YF: Not a message, but the atmosphere of creative vitality, the energy and inspiration that made Paris the center of the art world from the birth of Impressionism to World War II. There’s the gaiety and sunlit idylls of the Belle Époque on the one hand, but even fin-de-siècle ennui blazes on the canvases of the Impressionists, Post-Impressionists, Expressionists, and Fauves.
SRDS: What do you think readers can gain by reading stories with art tie-ins?
YF: New ways of looking at the world – literally changing color, shape, emphasis of their perceptions. Also revisiting, recapturing lost vision as well as finding new awareness. And all facets of art and culture interweave with the politics of the era to give a more complete picture of the time.
I read about people and periods that I love, but also sometimes about things I don’t have much feeling for, like opera, but can become fascinated by and understand better just because of the information and understanding a well-written book can bring.
SRDS: What fascinating information did you uncover while researching but were unable to incorporate into the book but can share here?
YF: I think I had at least pieces of everything, though I had to go through and cut many details to keep a decent pace. One great setting that went entirely was a scene at Deyrolle’s, the famed taxidermy shop in Paris, which had a wonderful visual weirdness with all the various stuffed creatures surrounding the characters, who’d come to pick up grandmama’s stuffed poodle. I’d planned a Toulouse-Lautrec style scene at the Moulin Rouge which never materialized, but I do have a scene at Oscar Wilde’s favorite café and at the Grand Guignol. Theo dances with Averill at the Moulin de la Galette.
There were many deliciously weird members of the occult movement in Paris before, during and after the time in which my mystery is set. I could only do a few bits and pieces of their histories – Abbe Boullan was particularly notorious. In some cases there was no room for the tales. In other cases, the secret societies were all too successfully secret and I could not find all that I hoped I would. I will keep the occult thread alive in the book, especially for the members of the Golden Dawn, which is heading for a huge scandal.
There was far more research on Gilles de Rais than I could possibly include. For instance, after the death of Joan of Arc, there were several impostors roaming France. Claude des Armoises was one of these faux Joans, one in whom Gilles de Rais professed belief, because her resemblances to Joan was supposed to be striking.
And there is La Goulue, the dancer Toulouse-Lautrec made famous in his paintings. Later in her life, she became a rather tawdry lion tamer. I’d have loved to create some sort of scene from that fragment of her biography.
SRDS: Are you working on a new historical novel with an art tie-in? If so, will you share a little with us about your next release?
FY: I’m at work on the sequel to Floats the Dark Shadow. It will have less focus on art and poetry, but will detail some of Theo’s struggle to discover herself as an artist. Her work is always of primary importance to Theo, but she keeps being distracted by these pesky murders – and the threat of falling in love. Theo does have her first group gallery show, along with her friend, Carmine. Their art is a success, but the evening is a catastrophe.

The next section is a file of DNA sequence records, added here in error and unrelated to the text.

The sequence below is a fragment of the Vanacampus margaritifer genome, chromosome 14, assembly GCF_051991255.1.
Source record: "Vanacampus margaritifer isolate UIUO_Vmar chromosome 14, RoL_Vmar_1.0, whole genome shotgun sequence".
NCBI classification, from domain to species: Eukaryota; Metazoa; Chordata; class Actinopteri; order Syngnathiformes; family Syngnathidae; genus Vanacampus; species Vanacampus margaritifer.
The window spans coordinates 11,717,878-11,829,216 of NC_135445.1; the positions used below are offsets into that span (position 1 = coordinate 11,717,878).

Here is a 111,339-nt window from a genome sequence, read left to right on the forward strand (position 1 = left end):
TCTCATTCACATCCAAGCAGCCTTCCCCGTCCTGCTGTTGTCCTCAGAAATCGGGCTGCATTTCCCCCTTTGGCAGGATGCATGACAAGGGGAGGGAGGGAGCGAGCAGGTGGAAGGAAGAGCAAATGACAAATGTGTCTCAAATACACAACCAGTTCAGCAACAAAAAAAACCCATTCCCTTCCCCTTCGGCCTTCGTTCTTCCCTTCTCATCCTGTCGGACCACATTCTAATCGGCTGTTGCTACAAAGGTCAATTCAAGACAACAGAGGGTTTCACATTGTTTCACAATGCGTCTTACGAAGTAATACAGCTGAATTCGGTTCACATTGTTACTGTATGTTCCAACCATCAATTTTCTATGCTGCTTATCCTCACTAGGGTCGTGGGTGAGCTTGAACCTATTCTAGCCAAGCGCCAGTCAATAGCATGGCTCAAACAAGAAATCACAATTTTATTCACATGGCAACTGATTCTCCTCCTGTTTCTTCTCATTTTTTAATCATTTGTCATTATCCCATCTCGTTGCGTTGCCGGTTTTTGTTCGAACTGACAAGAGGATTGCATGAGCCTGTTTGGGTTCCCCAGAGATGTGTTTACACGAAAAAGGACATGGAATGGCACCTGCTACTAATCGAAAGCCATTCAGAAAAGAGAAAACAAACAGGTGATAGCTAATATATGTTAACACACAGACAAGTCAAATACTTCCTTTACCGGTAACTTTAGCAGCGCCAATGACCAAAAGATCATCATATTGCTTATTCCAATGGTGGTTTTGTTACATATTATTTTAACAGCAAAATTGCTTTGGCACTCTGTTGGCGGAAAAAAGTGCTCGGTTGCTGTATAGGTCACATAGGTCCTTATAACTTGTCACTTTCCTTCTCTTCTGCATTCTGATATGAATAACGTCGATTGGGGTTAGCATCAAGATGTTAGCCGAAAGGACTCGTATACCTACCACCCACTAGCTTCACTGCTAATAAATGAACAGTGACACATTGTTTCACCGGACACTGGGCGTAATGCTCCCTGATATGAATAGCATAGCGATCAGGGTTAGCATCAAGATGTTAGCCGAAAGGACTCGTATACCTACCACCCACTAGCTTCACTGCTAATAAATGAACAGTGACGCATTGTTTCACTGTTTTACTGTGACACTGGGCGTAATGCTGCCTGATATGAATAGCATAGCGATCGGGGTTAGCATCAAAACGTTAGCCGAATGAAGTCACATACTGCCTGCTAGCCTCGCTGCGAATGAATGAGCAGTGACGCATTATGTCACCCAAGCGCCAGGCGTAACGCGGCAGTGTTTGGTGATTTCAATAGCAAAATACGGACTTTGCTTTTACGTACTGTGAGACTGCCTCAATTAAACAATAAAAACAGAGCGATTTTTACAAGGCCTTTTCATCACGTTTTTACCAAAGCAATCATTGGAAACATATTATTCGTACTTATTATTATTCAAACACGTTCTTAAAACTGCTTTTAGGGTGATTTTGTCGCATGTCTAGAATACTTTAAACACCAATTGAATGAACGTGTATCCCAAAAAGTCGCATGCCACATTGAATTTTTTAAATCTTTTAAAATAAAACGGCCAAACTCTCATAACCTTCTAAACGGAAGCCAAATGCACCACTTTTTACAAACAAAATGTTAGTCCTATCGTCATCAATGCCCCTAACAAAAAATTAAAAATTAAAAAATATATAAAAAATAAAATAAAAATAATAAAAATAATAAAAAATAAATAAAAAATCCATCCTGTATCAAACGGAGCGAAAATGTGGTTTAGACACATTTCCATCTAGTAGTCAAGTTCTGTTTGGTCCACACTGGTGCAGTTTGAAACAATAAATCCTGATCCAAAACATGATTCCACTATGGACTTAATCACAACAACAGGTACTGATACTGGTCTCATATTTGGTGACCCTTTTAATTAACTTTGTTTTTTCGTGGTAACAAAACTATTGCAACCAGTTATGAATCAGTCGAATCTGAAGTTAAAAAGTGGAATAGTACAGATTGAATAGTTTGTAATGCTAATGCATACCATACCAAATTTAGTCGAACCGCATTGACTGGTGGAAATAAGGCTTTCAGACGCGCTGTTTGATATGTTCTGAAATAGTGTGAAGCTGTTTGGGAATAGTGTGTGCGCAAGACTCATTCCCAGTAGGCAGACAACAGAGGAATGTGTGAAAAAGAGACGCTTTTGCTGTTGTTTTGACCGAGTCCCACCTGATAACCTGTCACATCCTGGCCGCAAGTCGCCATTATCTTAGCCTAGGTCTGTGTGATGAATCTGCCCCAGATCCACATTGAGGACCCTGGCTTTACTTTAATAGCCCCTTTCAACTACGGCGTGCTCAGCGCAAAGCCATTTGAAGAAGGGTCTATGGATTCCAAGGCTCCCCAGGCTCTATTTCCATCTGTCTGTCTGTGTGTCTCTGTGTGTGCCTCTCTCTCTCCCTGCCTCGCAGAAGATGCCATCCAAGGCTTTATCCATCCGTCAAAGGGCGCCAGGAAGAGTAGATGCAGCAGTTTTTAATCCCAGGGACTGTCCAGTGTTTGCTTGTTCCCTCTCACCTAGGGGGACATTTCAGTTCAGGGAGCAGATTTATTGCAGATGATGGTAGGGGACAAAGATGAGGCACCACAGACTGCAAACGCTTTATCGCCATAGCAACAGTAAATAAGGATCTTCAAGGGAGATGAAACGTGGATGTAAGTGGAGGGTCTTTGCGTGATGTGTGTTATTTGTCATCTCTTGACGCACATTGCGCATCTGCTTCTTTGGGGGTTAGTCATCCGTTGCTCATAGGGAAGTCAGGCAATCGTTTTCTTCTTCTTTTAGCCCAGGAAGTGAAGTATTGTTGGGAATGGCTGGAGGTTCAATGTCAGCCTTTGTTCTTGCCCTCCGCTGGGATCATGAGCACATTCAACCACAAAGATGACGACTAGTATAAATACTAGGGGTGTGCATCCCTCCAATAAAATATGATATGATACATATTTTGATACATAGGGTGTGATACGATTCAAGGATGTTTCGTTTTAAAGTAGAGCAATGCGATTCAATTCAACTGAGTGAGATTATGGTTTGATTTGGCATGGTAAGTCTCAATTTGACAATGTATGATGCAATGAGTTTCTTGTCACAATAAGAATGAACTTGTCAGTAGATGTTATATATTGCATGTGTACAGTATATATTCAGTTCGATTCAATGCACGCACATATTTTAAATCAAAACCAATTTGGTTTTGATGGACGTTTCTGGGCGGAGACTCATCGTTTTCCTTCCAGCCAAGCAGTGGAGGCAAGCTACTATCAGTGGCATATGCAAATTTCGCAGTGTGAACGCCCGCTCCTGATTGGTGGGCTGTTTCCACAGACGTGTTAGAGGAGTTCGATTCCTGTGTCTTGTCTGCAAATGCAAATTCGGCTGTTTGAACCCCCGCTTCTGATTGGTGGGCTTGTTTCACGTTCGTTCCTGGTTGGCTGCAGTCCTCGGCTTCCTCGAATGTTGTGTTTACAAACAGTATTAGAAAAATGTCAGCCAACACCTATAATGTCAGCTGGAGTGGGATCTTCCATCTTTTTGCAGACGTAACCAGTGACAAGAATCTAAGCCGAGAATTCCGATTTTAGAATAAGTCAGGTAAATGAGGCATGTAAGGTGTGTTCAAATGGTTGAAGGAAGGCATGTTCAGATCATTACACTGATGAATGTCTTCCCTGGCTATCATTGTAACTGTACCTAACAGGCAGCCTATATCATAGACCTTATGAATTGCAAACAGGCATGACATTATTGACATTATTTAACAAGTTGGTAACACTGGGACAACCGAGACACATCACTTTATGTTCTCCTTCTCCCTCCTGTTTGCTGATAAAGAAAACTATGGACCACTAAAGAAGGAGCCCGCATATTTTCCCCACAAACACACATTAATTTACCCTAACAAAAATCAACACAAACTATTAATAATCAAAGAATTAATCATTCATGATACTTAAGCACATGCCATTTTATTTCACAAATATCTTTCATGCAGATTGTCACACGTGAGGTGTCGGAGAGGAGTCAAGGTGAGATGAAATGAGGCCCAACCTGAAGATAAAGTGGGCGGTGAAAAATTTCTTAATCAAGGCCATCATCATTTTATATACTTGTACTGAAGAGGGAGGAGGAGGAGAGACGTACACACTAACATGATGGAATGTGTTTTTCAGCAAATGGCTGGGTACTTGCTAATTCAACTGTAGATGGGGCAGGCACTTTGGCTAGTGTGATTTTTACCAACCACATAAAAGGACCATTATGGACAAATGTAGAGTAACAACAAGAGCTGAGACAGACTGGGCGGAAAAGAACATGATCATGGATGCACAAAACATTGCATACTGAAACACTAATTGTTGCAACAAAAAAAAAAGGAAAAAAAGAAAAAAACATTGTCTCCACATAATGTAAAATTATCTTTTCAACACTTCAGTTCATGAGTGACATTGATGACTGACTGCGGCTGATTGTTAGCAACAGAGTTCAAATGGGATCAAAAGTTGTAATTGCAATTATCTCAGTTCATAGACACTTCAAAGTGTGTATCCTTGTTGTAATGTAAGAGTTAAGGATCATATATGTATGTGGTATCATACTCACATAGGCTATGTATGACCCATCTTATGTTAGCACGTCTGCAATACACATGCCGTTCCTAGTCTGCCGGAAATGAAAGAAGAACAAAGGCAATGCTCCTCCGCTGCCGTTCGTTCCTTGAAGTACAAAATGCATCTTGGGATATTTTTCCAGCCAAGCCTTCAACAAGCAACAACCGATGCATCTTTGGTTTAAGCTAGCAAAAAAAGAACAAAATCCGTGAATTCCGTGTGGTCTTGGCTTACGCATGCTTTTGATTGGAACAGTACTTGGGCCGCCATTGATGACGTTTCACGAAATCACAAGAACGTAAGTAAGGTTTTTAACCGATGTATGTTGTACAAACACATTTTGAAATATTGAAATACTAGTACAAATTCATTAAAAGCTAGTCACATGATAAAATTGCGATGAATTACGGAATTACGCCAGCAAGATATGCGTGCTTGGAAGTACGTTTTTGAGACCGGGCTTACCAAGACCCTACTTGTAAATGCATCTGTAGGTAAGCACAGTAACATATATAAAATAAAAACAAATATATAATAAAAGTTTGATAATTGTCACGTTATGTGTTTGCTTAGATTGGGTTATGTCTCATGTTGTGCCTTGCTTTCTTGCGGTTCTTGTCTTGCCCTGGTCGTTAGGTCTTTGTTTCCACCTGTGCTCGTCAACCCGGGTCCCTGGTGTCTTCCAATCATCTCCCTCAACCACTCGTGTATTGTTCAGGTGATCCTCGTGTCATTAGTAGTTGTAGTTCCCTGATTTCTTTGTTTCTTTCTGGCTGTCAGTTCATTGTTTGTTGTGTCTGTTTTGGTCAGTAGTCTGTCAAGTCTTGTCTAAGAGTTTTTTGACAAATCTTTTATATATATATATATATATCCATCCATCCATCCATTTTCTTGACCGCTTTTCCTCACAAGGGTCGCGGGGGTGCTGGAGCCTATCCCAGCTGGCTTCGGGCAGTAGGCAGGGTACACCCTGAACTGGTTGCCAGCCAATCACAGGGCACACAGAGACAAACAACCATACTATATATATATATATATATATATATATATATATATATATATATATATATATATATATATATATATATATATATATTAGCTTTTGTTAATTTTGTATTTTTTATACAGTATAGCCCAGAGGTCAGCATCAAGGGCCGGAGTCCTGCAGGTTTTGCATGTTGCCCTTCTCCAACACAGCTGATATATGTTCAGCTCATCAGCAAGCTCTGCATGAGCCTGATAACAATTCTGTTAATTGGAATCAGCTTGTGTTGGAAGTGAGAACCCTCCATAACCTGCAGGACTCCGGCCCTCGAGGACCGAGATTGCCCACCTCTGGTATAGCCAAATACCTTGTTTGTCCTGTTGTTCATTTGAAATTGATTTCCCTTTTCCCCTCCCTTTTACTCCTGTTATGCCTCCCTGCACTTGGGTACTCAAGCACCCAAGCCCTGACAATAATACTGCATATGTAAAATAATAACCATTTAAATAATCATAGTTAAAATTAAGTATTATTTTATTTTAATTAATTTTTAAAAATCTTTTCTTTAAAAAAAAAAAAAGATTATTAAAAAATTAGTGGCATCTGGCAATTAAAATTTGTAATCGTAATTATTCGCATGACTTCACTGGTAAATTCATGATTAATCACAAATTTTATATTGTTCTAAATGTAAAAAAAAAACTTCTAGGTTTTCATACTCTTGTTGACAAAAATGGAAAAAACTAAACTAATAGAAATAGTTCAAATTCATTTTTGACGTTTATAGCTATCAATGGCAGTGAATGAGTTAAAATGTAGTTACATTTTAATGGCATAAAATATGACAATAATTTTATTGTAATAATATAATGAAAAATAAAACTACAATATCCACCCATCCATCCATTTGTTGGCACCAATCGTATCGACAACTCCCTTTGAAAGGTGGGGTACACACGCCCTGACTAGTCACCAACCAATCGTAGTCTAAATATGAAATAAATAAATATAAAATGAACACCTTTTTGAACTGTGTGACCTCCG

The backdrop for the second book is the Dreyfus Affair, so there’s more politics framing the murders, and a look at various forms of prejudice at work in Paris, not just against Jews, but gays, and women. But the French were far more liberal towards those of African descent than most other European countries, certainly more so than America. In the third mystery, I hope to look more closely at the women characters, several of whom are artists, and investigate their place in the Paris art world.
About the author: Yves Fey has an MFA in Creative Writing from the University of Oregon, and a BA in Pictorial Arts from UCLA. She has read, written, and created art from childhood. A chocolate connoisseur, she’s won prizes for her desserts. Her current fascination is creating perfumes. She’s traveled to many countries in Europe and lived for two years in Indonesia. She currently lives in the San Francisco area with her husband Richard and three cats, Marlowe the Investigator, and the Flying Bronte Sisters. Floats the Dark Shadow is Fey’s first historical mystery. It’s won several Indie awards–a Silver IPPY in the Best Mystery category, a Finalist Award in the ForeWord Book of the Year Awards in mystery, and it was one of four Finalists in both History and Mystery in the Next Generation Indie Awards. Previously, Fey has written four historical romances set in the Italian Renaissance, Medieval England, and Elizabethan England. She will soon be republishing these under her own name of Gayle Feyrer.
For more about the author’s novels visit:
Book trailer: https://www.youtube.com/watch?v=1UcFbx4gNdU
To Purchase Floats the Dark Shadow:
Join us here Saturday November 29th for an interview with Mary F. Burns, author the historical mystery The Spoils of Avalon.
Interview posting schedule:
2014: August 30th Susan Vreeland, Lisette’s List (new release), September 27th Anne Girard, Madame Picasso (new release),October 25th Yves Fey, Floats the Dark Shadow, November 29th Mary F. Burns, The Spoils of Avalon (new release), December 27th Kelly Jones, The Woman Who Heard Color
2015: January 31st Heather Webb, Rodin’s Lover (new release), February 14th, Dear Mr. Washington, Lynn Cullen (historical/art children’s book new release), February 28th Alyson Richman, The Mask Carver’s Son, March 28th Maureen Gibbon, Paris Red (new release), April 25th Lisa Brukitt, The Memory of Scent, May 30th Lisa Barr, Fugitive Colors, June 27th Lynn Cullen, The Creation of Eve, July 25th Andromeda Romano-Lax, The Detour, August 29th Frederick Andresen,The Lady with an Ostrich Feather Fan